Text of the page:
Security researchers have discovered unusually sophisticated malware that has been targeting small office/home office (SOHO) routers for nearly two years, taking advantage of the pandemic and the rapid shift to remote working.
These routers are rarely monitored or updated, making them attractive targets for hackers to reach adjacent corporate networks. According to Lumen’s Black Lotus Labs, this sophisticated campaign “has been active in North America and Europe for almost two years starting in October 2020.”
Attacks include ZuoRAT, a multi-stage remote access trojan (RAT) that specifically exploits known vulnerabilities in SOHO routers to hijack DNS and HTTP traffic. The objective is to pivot from the router to the workstations in the targeted network, where other RATs will be deployed to establish persistent and undetected communication channels (C2 servers).
The name “ZuoRAT” is based on the Chinese word for “left” (from the actor’s filename, “asdf.a”, which suggests left-hand keyboard progression). For now, the Advanced Persistent Threat (APT) group behind the campaign remains unknown.
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State-sponsored hacking campaign
ZuoRAT is deployed to “enumerate a host and internal LAN, capture transmitted packets on the infected device, and perform person-in-the-middle attacks,” the researchers wrote, suggesting a complex operation, likely performed by a group. state sponsored. . The diagram below from Black Lotus Labs gives a good overview of the campaign:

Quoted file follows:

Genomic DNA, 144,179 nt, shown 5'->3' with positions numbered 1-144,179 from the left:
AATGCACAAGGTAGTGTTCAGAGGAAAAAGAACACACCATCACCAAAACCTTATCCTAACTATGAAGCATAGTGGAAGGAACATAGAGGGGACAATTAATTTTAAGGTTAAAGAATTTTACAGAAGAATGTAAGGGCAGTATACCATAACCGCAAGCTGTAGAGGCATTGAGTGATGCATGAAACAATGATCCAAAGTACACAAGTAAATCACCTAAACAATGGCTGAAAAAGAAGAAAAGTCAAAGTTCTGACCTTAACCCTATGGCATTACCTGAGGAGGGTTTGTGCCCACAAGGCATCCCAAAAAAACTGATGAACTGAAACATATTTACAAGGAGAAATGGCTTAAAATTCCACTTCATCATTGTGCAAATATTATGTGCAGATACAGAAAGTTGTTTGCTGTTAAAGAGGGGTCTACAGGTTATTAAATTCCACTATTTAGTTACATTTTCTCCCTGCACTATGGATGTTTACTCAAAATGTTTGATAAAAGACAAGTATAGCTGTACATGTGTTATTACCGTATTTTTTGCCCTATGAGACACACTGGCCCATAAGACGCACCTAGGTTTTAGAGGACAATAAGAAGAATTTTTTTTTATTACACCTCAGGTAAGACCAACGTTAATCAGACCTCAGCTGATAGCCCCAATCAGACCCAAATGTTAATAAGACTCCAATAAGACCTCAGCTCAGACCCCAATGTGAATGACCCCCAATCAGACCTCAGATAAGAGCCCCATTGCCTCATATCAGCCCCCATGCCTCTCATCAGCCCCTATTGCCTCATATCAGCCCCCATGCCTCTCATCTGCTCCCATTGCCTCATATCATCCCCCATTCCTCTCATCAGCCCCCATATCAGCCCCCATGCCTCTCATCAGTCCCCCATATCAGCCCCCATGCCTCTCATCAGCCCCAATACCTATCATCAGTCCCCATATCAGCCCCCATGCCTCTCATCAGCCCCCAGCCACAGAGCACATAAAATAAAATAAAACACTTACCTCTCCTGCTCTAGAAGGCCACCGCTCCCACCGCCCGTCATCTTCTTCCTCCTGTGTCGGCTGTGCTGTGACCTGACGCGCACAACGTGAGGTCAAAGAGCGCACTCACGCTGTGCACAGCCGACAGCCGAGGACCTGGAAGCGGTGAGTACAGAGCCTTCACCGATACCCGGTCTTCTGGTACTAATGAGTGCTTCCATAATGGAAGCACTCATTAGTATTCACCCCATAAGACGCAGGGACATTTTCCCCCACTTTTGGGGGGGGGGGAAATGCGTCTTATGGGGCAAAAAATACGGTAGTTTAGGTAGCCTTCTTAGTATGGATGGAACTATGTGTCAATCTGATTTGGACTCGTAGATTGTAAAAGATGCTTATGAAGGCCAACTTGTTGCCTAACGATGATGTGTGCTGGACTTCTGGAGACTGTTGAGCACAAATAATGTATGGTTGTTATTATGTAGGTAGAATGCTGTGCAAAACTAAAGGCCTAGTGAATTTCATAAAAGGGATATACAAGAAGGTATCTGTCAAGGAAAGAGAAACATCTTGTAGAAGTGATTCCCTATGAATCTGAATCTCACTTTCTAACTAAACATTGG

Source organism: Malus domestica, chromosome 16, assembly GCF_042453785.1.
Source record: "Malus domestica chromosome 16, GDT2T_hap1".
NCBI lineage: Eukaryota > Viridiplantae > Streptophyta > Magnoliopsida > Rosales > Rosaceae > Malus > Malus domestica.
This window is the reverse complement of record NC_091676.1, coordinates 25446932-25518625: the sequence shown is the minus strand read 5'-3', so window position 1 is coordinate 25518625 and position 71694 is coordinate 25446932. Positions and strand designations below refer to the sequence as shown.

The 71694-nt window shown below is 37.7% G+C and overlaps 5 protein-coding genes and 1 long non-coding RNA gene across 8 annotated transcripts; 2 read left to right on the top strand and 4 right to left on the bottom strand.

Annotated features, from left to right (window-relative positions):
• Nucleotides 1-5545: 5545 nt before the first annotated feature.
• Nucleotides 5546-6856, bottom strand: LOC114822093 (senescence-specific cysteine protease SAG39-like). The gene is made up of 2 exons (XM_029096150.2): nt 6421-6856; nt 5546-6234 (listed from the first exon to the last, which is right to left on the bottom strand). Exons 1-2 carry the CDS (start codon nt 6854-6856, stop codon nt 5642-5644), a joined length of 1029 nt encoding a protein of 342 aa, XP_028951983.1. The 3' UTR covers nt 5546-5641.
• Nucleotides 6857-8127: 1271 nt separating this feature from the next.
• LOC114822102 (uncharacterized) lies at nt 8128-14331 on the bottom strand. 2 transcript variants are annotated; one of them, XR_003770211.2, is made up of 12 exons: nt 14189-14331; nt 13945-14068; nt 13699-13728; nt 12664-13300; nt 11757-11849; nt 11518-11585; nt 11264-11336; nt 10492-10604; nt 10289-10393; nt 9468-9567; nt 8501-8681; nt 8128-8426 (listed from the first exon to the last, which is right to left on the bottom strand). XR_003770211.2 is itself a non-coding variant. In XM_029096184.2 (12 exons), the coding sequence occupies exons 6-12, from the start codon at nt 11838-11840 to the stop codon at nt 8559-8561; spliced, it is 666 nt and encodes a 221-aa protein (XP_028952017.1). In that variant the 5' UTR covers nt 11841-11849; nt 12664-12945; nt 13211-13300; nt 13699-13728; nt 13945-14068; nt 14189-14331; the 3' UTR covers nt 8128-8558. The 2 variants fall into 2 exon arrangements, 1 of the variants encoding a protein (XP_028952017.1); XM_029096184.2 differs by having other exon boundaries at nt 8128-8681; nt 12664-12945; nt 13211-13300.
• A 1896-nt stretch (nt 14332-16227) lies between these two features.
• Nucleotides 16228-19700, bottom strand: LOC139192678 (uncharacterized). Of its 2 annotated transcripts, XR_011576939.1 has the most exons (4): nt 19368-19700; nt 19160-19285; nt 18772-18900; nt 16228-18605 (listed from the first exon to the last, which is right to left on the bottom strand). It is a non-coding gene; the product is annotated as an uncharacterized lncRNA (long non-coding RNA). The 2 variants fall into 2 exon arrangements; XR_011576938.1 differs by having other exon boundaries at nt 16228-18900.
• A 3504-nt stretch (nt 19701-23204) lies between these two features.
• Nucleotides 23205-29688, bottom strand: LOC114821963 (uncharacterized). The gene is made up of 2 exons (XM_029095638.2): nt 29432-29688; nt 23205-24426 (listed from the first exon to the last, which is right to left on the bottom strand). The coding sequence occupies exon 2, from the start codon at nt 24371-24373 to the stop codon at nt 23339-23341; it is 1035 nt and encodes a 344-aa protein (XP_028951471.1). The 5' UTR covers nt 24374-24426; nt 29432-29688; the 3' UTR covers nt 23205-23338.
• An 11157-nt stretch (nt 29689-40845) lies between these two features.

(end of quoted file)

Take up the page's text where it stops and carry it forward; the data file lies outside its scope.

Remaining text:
Evidence containing Chinese characters and references to “sxiancheng” was found in several Windows samples. The C2 servers that interact with the Windows RATs were hosted on internet services from China-based organizations such as Alibaba’s Yuque and Tencent.
Researchers believe that ZuoRAT is a “heavily modified version of the Mirai malware”. The campaign is quite advanced, judging by the technical details and the TTP (tactics, techniques and procedures) used to evade detection.
Hackers even disguised their server with fake landing pages like this:
All of these procedures and the use of proxy servers in multiple countries may seem like a maze, but researchers believe hackers built it on purpose to cover their tracks.
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How to protect against ZuoRAT
Defenders and security teams can find the full list of IoCs (indicators of compromise) on this GitHub page.
It is important to note that ZuoRAT will not be cleaned after a simple reboot and may even require a factory reset. Because it can deploy other malware on various operating systems, including Windows, Linux, and macOS, it will likely spread to any connected device, so it’s not just the router.
The shift to remote work can be problematic for corporate network security, as even the most secure organizations need to allow some external traffic. However, although users and administrators cannot capture everything, good practices are useful, for example:
- SOHO router users should apply security updates. Aggressive patching is often a good approach, although it can have some downsides like incompatibilities and bugs.
- EDR solutions can spot unusual activity or agents on machines connected to a network.
- And a zero-trust framework can help verify users and limit access.
It’s always the same process: attackers look for easy prey to gain first access. APT groups typically focus on stealth, which often involves bypassing and slewing from compromised routers.
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